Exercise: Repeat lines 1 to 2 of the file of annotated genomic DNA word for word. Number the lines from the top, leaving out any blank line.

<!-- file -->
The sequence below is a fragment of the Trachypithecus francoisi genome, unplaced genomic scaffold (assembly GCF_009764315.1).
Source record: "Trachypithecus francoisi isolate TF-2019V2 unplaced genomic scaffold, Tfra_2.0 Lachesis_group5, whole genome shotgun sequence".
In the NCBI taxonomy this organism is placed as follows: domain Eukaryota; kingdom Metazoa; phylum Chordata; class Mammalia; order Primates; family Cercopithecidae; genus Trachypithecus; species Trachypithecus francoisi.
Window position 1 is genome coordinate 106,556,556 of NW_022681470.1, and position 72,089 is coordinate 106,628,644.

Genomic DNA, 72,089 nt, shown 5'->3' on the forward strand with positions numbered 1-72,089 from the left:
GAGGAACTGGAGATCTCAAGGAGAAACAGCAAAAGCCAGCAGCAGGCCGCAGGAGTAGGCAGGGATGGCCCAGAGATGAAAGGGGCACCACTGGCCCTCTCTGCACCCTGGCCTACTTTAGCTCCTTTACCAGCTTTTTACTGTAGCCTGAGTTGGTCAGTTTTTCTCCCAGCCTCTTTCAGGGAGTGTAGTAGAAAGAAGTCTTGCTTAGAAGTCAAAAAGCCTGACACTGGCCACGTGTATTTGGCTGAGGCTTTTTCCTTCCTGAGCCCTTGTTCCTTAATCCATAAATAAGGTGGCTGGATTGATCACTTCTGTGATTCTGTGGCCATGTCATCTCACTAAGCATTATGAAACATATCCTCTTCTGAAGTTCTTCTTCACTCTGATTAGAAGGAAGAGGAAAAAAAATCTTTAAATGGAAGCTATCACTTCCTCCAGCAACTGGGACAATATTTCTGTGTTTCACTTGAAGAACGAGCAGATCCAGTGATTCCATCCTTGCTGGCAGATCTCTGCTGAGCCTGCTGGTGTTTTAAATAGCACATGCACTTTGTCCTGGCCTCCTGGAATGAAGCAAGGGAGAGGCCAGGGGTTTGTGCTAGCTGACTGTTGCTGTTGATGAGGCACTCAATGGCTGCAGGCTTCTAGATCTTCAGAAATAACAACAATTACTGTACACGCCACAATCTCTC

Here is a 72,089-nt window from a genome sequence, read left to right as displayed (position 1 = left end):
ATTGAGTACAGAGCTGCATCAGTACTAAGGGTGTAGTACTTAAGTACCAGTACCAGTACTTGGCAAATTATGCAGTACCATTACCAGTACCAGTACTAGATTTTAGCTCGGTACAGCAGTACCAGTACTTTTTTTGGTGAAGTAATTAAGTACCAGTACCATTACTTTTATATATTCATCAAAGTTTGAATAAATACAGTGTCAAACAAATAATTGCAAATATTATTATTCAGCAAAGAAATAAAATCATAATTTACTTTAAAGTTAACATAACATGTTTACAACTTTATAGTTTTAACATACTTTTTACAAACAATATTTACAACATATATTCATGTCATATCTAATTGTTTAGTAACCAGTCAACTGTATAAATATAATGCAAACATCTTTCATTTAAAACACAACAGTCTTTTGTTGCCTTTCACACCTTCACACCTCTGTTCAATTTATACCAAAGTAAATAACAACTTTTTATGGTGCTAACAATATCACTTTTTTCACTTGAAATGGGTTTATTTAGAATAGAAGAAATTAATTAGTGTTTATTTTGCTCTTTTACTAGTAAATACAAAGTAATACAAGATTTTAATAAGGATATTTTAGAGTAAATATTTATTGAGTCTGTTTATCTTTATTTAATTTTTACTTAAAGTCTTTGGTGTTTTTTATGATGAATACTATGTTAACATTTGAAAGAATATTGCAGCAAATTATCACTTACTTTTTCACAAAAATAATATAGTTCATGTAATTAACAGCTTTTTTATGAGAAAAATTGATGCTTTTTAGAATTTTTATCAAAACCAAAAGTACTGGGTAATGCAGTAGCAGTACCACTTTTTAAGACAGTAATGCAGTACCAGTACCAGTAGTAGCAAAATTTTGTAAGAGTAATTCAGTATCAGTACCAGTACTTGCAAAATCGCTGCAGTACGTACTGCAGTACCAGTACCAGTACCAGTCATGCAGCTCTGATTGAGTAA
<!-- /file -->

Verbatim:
The sequence below is a fragment of the Trachypithecus francoisi genome, unplaced genomic scaffold (assembly GCF_009764315.1).
Source record: "Trachypithecus francoisi isolate TF-2019V2 unplaced genomic scaffold, Tfra_2.0 Lachesis_group5, whole genome shotgun sequence".